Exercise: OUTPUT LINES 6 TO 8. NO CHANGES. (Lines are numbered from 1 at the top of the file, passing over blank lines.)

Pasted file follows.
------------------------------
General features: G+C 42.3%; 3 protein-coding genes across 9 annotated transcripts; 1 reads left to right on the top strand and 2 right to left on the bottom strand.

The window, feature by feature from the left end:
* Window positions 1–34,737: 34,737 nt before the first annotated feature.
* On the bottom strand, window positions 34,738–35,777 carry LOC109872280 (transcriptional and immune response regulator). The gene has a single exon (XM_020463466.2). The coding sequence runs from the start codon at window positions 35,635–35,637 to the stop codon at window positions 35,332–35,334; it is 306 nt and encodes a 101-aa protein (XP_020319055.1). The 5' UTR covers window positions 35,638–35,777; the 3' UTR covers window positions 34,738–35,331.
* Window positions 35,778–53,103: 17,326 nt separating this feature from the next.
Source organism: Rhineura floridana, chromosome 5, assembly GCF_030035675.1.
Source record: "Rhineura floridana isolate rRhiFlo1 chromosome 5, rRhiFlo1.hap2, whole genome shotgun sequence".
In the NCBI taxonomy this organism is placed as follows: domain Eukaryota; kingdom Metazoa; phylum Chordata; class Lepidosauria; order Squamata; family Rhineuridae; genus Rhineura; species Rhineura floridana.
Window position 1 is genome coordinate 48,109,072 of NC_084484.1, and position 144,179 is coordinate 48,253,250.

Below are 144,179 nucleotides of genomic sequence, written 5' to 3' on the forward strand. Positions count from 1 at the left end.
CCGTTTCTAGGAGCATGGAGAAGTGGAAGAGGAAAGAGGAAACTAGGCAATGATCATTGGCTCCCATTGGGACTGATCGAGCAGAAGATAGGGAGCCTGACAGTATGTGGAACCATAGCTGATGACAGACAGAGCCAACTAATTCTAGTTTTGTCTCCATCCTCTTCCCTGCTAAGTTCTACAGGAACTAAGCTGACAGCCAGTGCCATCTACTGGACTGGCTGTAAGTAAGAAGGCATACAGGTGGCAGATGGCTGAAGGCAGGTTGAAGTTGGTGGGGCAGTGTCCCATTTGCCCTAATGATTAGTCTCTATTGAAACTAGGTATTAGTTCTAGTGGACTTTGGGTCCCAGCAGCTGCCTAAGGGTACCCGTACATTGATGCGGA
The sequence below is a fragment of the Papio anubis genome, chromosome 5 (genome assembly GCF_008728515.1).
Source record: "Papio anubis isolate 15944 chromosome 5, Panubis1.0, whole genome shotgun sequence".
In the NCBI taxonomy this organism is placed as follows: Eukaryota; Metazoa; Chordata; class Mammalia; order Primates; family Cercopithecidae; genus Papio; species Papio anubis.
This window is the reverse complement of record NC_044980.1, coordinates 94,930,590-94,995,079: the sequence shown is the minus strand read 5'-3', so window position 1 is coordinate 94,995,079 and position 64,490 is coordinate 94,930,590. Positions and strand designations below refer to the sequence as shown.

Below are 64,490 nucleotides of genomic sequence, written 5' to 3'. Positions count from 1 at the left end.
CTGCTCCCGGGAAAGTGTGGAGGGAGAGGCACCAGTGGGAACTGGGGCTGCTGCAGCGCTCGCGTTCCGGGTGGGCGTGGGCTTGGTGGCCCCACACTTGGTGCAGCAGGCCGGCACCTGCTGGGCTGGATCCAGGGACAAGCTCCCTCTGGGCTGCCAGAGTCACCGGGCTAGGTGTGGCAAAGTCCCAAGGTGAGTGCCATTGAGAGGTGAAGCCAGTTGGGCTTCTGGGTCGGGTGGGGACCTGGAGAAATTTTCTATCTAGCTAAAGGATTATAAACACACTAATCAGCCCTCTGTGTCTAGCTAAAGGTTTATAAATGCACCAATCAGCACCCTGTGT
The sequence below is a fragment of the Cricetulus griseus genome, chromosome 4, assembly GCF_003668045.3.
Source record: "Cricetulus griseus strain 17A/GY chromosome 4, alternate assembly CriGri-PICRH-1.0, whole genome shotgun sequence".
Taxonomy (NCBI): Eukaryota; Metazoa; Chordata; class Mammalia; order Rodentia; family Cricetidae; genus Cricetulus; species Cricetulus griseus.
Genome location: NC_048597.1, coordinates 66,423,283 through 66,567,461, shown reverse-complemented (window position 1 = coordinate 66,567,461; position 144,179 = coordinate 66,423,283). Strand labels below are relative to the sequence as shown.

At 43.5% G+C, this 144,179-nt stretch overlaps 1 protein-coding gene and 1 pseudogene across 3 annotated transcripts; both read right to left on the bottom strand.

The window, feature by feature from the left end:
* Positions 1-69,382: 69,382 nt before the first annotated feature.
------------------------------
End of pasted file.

Source organism: Rhineura floridana, chromosome 5, assembly GCF_030035675.1.
Source record: "Rhineura floridana isolate rRhiFlo1 chromosome 5, rRhiFlo1.hap2, whole genome shotgun sequence".
In the NCBI taxonomy this organism is placed as follows: domain Eukaryota; kingdom Metazoa; phylum Chordata; class Lepidosauria; order Squamata; family Rhineuridae; genus Rhineura; species Rhineura floridana.